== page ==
Multiple Facebook and Twitter posts shared hundreds of times claim the World Health Organization (WHO) approved Coronil, an Indian herbal medication, as a Covid-19 treatment. The claim was also shared in multiple Indian news reports.
The claim is false: while Coronil was approved as a Covid-19 treatment by Indian government regulators, it has not been certified as a coronavirus treatment by the WHO as of February 26, 2021.
The claim was published in this Facebook post on February 19, 2021.
The post’s Hindi-language text translates to English as: “Patanjali’s coronil, which was targeted by negative propaganda, has been approved by the WHO. After the vaccine, India will lend the first Covid drug to the world.”
The claim that the WHO approved Coronil as a Covid-19 treatment was also made by News Nation TV. One of the Indian broadcaster’s network anchors reported here that “a lot of questions were raised whether Coronil is an effective treatment of coronavirus, but WHO has given its approval.”
The claim, however, is false.
The WHO’s regional office for Southeast Asia said it had not approved the purported coronavirus treatment.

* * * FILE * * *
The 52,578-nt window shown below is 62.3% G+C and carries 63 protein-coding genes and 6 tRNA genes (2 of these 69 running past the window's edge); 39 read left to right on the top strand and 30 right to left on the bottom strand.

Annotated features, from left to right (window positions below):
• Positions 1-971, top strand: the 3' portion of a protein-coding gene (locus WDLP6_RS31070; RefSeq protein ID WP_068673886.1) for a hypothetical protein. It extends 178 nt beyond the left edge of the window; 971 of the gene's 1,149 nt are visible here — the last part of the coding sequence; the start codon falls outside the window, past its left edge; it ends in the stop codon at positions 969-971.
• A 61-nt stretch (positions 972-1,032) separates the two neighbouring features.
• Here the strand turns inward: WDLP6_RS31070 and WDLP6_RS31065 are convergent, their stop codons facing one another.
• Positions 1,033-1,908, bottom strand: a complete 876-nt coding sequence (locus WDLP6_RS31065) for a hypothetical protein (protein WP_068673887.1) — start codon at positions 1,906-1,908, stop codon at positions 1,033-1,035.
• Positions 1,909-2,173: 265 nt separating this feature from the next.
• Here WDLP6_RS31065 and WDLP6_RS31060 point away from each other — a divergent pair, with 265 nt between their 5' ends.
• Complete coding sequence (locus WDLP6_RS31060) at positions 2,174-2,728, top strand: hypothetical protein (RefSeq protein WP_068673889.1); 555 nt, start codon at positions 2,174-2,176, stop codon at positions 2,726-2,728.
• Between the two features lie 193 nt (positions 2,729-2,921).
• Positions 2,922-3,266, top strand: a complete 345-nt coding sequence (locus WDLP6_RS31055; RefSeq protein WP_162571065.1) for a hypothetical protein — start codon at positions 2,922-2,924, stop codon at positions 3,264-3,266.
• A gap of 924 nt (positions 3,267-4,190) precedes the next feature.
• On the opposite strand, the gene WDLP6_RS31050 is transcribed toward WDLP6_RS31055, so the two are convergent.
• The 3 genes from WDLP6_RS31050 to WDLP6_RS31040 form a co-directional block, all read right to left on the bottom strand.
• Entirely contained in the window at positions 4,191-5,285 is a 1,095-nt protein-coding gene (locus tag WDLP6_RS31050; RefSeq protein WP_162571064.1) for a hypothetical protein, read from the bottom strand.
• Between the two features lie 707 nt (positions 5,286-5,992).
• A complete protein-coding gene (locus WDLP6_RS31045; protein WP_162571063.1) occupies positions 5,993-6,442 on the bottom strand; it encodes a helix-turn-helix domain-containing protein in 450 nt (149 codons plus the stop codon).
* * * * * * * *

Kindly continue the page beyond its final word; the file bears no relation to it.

“WHO has not reviewed or certified the effectiveness of any traditional medicine for the treatment #COVID19,” the agency said on Twitter here on February 19, 2021.
On February 19, 2021, Patanjali’s managing director Acharya Balkrishna clarified in a post on Twitter that Coronil had received approval from the Indian government, not from the WHO.
The tweet reads: “We want to clarify to avoid confusion that our WHO GMP compliant COPP certificate to Coronil is issued by DCGI, Government of India. It is clear that WHO do not approve or disapprove any drugs. WHO works for building a better, healthier future for people all over the world”.
DCGI is an acronym for the Drugs Controller General of India, who heads the government’s Central Drugs Standard Control Organization.
COPP, which is often written as CPP, is an acronym for Certificate of Pharmaceutical Product, which are uniform certificates used for international trade.
Balkrishna’s clarification came one day after Patanjali published a tweet claiming the WHO had approved Coronil. The tweet was deleted but an archived version can be seen here.
In a statement released on February 22, 2021, the Indian Medical Association, a voluntary organisation of Indian doctors, criticised Patanjali for promoting the false claim, calling it a “blatant lie of WHO certificate for a secret medicine.”
Coronil, however, did recently receive a CPP from the Indian government’s Central Drugs Standard Control Organisation, as Balkrishna noted in his tweet above and as the Press Trust of India reported here.